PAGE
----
Chris' Corner: Does your home have a "flat" roof?

Does your home have a "flat" roof?

Very often, we can identify potential problem areas before a problem happens... Jay Markanich, a Virginia area Home Inspector has shared his observations regarding this flat roof.  If you have a flat roof on your home, or are considering purchasing a home with a flat roof, this post might have information useful to you.

If you are looking to buy and/or sell a home in the New Tecumseth communities of Alliston, Beeton or Tottenham, call me, Chris Smith @ 1.866.936.3500, for information and assistance in helping you achieve your real estate goals.

If you want to contact Jay, please click on his link below:

When you see evidence of moisture inside, and a flat roof outside, you have to wonder - was it the flat roof or something else?  Sometimes what is the obvious cause of something turns out not to be.  But you have to investigate before you can diagnose!

 

 

 

 

 

 

 

 

 

 

The left photo certainly makes it look like this flat roof slopes toward the right.  It does not.  It is very flat.  There are gutters on both sides.  The gutters are full of pine needles and completely clogged with water.

The puddle is quite obvious.  It is about 3' in diameter.

Inside there was evidence of leaking, but it looked old and the moisture meter registered less than 10%.  So, for now anyway, it is dry.

But a thermal camera can see more than the eye.

Why not have a look.

While it looks like there is moisture, as indicated by the lavender and purple areas, it is not much.

The moisture damage is more toward the right of that purple area.  So this is likely not caused by that.

This area registers between 11% and 13% moisture.  That's beginning to get into the "yellow," caution zone, but not terribly wet.

What's causing it?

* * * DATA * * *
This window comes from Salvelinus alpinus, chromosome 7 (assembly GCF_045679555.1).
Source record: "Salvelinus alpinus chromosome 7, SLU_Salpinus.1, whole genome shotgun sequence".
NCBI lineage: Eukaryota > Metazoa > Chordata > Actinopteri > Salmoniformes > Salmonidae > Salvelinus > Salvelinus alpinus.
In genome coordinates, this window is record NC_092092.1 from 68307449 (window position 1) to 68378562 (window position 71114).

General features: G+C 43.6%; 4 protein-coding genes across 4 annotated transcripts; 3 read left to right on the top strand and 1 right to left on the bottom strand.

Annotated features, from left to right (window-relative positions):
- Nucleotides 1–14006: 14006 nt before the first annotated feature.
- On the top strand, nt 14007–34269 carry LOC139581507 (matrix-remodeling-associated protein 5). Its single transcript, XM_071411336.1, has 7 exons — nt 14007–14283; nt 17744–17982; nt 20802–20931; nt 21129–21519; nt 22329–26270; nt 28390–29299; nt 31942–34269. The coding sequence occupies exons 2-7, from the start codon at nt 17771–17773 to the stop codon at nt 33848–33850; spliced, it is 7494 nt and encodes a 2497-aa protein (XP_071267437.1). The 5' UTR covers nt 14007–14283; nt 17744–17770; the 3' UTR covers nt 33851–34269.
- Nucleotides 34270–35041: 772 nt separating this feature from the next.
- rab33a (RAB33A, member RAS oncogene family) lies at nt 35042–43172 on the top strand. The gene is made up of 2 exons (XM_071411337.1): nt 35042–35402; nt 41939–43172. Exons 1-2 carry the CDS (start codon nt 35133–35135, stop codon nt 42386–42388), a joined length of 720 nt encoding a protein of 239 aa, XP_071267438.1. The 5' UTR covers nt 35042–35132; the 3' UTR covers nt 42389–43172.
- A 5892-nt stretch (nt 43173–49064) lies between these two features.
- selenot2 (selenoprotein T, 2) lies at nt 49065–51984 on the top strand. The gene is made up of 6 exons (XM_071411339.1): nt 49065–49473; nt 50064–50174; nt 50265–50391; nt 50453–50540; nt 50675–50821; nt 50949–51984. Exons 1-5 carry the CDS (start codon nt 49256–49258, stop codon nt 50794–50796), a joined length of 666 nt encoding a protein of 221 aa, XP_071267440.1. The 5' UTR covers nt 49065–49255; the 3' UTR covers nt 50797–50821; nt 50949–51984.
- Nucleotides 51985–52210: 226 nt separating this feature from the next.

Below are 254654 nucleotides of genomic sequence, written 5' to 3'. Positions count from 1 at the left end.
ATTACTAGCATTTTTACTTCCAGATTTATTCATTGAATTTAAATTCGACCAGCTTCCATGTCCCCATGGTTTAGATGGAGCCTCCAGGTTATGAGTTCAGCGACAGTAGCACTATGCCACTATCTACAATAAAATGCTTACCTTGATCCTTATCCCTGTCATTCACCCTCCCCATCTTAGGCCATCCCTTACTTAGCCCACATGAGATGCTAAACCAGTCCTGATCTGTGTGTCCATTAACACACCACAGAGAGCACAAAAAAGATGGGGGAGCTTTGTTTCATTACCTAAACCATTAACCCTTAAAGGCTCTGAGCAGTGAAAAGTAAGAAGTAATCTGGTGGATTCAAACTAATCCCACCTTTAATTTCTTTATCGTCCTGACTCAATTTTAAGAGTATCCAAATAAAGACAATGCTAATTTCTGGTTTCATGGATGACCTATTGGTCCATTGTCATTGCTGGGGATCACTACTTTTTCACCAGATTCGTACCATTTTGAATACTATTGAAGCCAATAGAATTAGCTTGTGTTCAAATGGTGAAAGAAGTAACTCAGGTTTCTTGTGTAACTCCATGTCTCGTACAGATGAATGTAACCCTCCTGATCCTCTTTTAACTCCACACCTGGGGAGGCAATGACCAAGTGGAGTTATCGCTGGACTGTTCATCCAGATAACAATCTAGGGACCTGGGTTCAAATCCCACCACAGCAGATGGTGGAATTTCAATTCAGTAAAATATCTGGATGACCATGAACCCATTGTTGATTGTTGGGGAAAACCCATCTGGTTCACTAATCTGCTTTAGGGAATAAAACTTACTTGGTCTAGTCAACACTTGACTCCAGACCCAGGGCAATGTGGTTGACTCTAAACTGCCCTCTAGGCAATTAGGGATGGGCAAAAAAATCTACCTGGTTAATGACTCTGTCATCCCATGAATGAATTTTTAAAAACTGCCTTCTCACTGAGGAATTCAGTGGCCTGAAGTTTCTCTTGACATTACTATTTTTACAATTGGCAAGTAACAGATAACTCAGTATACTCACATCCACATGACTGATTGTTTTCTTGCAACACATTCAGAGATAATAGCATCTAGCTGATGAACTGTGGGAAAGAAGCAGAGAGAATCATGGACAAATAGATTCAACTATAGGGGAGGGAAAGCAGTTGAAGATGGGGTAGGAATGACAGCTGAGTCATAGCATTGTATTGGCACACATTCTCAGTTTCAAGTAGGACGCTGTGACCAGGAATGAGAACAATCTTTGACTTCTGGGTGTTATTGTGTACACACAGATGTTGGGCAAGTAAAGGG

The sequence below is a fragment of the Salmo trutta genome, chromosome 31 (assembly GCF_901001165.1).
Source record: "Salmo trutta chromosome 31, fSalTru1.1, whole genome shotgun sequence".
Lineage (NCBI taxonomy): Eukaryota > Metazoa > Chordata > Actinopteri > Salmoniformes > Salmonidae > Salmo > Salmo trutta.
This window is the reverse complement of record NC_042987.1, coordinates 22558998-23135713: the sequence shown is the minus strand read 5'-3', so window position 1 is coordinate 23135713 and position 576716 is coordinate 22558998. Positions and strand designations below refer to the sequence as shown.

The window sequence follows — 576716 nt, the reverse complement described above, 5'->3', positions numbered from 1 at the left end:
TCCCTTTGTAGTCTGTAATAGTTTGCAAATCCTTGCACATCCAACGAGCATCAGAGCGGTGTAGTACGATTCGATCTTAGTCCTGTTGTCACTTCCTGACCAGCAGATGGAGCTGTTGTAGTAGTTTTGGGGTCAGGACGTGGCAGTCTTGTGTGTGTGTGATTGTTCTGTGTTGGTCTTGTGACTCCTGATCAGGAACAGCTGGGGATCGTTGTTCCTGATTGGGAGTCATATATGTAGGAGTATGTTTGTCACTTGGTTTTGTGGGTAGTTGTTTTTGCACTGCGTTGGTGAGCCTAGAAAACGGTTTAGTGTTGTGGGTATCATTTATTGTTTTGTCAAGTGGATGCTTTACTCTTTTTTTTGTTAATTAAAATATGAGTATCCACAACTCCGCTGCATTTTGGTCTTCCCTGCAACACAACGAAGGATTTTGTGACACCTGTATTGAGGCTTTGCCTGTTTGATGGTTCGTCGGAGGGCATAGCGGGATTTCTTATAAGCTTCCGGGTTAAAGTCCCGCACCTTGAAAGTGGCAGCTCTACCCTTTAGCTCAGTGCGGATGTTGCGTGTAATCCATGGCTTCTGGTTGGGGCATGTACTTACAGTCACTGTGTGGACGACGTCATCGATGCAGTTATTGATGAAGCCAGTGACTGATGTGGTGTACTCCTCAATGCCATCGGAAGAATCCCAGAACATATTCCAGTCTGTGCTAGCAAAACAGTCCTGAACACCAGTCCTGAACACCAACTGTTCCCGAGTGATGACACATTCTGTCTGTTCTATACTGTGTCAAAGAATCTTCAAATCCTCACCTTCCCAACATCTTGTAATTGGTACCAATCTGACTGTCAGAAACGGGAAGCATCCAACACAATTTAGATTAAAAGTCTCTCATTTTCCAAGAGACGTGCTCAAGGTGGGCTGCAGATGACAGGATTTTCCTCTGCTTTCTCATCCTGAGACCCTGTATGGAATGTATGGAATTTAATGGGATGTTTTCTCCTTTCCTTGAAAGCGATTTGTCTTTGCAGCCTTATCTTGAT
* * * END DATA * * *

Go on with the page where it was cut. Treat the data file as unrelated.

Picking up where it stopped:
This is an older house.  This spot is in a breezeway between the original 83 year old house and a newer, one-level wing put on in the 60s.

I suspect the insulation is not great. This small, moist area might be caused by condensation.

I also suspect the full gutter is letting in a bit of water.

Flat roofs typically demonstrate moisture problems sooner or later.  In my experience it is sooner than expected.  And those glued, seamed metal panels there now seem to be holding up, but for how much longer?  Long term a different type of roofing material might be advised.

My recommendation:  sometimes what appears obvious is not!  This looked like a current, active leak and it is not.  The moisture meter does not indicate active moisture and the thermal camera does not show it.  But still, before it becomes worse a roof that really prevents water intrusion should be thought about.  And certainly the gutters need to be cleaned!

 

 

Jay Markanich Real Estate Inspections, LLC

Based in Bristow, serving all of Northern Virginia

www.jaymarinspect.com


Chris Smith CSSBB
          Sales Representative

Interested in Buying or Selling Real Estate?

  ph: 1.866.936.3500

Re/Max
Chay Realty Inc.,
Brokerage

Comment balloon 0 commentsChris Smith • October 31 2011 01:48PM

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